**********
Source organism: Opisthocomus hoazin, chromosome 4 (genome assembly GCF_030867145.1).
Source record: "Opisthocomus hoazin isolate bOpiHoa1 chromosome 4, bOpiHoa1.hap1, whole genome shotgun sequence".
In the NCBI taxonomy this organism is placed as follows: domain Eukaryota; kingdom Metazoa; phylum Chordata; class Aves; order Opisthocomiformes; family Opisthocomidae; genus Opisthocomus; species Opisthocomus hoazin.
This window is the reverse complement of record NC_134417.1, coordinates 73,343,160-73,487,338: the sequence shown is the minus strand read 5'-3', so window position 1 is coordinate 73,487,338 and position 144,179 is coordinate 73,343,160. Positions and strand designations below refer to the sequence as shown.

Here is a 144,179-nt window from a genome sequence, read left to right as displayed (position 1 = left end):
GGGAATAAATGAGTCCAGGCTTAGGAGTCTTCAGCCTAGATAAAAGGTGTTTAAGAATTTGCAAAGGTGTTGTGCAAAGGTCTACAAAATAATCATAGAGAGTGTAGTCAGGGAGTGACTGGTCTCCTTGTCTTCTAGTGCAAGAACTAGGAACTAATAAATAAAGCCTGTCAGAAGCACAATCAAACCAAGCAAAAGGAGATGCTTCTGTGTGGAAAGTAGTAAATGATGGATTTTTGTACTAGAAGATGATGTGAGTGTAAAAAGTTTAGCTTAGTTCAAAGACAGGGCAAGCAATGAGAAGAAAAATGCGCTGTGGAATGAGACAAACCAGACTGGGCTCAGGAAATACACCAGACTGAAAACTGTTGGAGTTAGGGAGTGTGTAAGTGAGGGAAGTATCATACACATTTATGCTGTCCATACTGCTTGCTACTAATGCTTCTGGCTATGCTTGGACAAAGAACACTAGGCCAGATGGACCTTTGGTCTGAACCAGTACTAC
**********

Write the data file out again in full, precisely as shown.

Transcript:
Source organism: Opisthocomus hoazin, chromosome 4 (genome assembly GCF_030867145.1).
Source record: "Opisthocomus hoazin isolate bOpiHoa1 chromosome 4, bOpiHoa1.hap1, whole genome shotgun sequence".
In the NCBI taxonomy this organism is placed as follows: domain Eukaryota; kingdom Metazoa; phylum Chordata; class Aves; order Opisthocomiformes; family Opisthocomidae; genus Opisthocomus; species Opisthocomus hoazin.
This window is the reverse complement of record NC_134417.1, coordinates 73,343,160-73,487,338: the sequence shown is the minus strand read 5'-3', so window position 1 is coordinate 73,487,338 and position 144,179 is coordinate 73,343,160. Positions and strand designations below refer to the sequence as shown.

Here is a 144,179-nt window from a genome sequence, read left to right as displayed (position 1 = left end):
GGGAATAAATGAGTCCAGGCTTAGGAGTCTTCAGCCTAGATAAAAGGTGTTTAAGAATTTGCAAAGGTGTTGTGCAAAGGTCTACAAAATAATCATAGAGAGTGTAGTCAGGGAGTGACTGGTCTCCTTGTCTTCTAGTGCAAGAACTAGGAACTAATAAATAAAGCCTGTCAGAAGCACAATCAAACCAAGCAAAAGGAGATGCTTCTGTGTGGAAAGTAGTAAATGATGGATTTTTGTACTAGAAGATGATGTGAGTGTAAAAAGTTTAGCTTAGTTCAAAGACAGGGCAAGCAATGAGAAGAAAAATGCGCTGTGGAATGAGACAAACCAGACTGGGCTCAGGAAATACACCAGACTGAAAACTGTTGGAGTTAGGGAGTGTGTAAGTGAGGGAAGTATCATACACATTTATGCTGTCCATACTGCTTGCTACTAATGCTTCTGGCTATGCTTGGACAAAGAACACTAGGCCAGATGGACCTTTGGTCTGAACCAGTACTAC